It's deja vu all over again for the Washington Redskins—in the worst way imaginable.
For what seems like the umpteenth year in a row, the Redskins enter the offseason awash with questions at football's most important position. But whereas in recent years those questions centered on the contract status of quarterback Kirk Cousins, this year it's much, much worse.
Now the Redskins have a high-priced quarterback under contract who probably won't be of any use to them in 2019—and no easy path toward finding an alternative.
NFL Network's Ian Rapoport reported over the weekend that the Redskins are operating under the assumption that quarterback Alex Smith, who suffered a horrific leg injury in November against the Houston Texans, will miss the entire 2019 campaign.
This isn't exactly breaking news. In December, Rapoport reported that there was no guarantee Smith would ever play again. The 34-year-old remained hospitalized at the time because of infections in the leg. While Smith has since been spotted at a Washington Wizards game wearing an elaborate brace, it reinforced just how bad the injury is.
Redskins team president Bruce Allen tried to put a positive spin on Smith's rehab while speaking to reporters at last week's Senior Bowl.
"He's moving around and well on his way to a recovery," Allen said. "It's a tough thing for him and his family. All the love and care has helped him quite a bit. We'll see how it goes. We're optimistic. If anyone can come back, it's Alex. I'm sure he wanted to shoot hoops at the game yesterday, but we'll see."
Allen can try to spin things any way he'd like, to put the best possible face on a bad situation. But there's no way to look at Smith's injury as anything but a catastrophe for both player and team.
Smith didn't light up the stat sheet in his first year in D.C. (2,180 passing yards, 10 touchdowns, five interceptions), but in the only category that mattered, he and the Redskins were having a good year. Heading into that fateful game against the Texans, Washington was 6-3 and in first place in the NFC East. The team's decision to let Cousins walk and trade for Smith looked to be paying off.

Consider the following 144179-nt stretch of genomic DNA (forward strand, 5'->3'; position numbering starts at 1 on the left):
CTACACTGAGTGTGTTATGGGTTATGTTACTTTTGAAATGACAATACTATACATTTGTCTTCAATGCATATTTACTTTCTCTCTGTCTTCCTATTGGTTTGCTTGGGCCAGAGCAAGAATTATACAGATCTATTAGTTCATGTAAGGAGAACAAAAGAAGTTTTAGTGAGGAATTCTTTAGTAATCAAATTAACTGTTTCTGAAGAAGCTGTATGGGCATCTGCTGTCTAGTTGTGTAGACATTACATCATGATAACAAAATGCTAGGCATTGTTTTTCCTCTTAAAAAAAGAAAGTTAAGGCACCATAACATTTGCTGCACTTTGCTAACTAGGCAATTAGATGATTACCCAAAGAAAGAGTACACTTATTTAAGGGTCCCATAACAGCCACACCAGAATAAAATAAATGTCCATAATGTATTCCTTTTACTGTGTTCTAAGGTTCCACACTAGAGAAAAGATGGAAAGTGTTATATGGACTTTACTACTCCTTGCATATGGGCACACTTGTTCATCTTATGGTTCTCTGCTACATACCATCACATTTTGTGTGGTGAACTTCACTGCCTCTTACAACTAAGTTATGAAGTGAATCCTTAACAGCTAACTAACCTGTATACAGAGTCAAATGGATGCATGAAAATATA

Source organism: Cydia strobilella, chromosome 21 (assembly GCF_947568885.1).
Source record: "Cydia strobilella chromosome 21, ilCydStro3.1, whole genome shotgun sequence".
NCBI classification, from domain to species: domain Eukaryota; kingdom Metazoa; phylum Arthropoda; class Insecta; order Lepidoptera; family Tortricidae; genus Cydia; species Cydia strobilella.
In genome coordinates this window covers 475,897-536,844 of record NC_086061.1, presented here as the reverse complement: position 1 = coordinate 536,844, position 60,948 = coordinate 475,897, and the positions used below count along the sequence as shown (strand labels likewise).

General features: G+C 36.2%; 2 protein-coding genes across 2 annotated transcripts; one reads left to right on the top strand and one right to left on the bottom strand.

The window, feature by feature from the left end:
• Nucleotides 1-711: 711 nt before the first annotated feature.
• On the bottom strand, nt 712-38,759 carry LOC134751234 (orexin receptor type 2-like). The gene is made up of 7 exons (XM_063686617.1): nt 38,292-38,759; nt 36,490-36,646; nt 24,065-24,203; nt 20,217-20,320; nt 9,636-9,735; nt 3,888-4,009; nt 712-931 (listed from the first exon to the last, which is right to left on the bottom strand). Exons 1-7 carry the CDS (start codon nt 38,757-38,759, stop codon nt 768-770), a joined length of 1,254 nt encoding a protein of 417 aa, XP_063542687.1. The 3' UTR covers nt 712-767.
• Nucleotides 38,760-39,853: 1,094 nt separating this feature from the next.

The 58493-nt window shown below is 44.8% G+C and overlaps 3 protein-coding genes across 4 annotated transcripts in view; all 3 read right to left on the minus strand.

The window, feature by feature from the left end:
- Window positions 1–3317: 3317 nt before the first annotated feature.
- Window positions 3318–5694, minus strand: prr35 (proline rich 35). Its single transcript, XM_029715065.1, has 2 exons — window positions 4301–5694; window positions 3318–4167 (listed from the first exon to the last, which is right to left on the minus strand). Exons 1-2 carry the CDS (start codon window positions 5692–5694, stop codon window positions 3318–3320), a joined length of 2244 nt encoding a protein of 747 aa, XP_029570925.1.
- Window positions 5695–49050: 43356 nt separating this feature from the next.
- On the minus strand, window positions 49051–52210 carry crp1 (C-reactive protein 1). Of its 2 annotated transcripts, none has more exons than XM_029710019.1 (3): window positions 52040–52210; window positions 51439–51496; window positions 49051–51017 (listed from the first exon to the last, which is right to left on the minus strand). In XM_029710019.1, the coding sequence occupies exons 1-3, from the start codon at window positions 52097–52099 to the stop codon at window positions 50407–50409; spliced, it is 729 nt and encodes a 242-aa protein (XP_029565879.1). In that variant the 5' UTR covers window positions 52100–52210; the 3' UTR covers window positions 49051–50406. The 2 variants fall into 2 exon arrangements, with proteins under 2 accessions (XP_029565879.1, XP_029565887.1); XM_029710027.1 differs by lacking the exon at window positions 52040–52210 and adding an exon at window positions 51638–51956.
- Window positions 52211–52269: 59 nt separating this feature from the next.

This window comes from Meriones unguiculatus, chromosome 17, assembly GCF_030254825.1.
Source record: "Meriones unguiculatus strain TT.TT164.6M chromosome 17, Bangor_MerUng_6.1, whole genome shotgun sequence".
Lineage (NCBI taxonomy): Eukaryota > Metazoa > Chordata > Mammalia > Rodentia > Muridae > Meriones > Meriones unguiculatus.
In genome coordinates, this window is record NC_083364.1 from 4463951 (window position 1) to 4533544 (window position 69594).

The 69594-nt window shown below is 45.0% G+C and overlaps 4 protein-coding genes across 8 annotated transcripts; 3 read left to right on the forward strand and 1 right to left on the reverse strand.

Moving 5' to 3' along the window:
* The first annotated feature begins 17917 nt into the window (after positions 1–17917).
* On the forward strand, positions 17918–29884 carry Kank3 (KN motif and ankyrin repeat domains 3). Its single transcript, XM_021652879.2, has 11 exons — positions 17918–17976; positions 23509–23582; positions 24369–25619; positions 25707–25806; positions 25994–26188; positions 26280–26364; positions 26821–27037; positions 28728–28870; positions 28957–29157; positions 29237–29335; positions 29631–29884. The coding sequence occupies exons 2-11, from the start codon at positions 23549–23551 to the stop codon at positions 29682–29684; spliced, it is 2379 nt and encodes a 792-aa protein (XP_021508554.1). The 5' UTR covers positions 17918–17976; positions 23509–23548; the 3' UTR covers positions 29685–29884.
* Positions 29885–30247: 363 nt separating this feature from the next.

After the injury, with a revolving door of scrubs at quarterback, the Redskins managed just one more win the rest of the way.
Now the four-year, $94 million extension the Redskins signed Smith to hangs like a massive anchor on the franchise's neck.
According to Spotrac, Smith's deal counts $20.4 million against the salary cap in 2019 and $21.4 million against the cap in 2020. If the Redskins were to cut bait on Smith prior to the 2021 season, the cap hit would be so staggering that it's simply not an option. Per Jason Fitzgerald of Over the Cap, the $12 million insurance policy the team took out on Smith could offer some relief down the road, but that relief probably wouldn't come in 2019.
That puts the Redskins between a rock and a hard place.
As things stand today, the only other quarterback under contract for the Redskins is Colt McCoy, a 32-year-old career backup with a 7-20 record as a starter who is himself coming off a season-ending leg injury. Mark Sanchez and Josh Johnson are set to hit free agency, and given how the pair played in 2018, there isn't going to be a stampede to procure their services—by Washington or anyone else.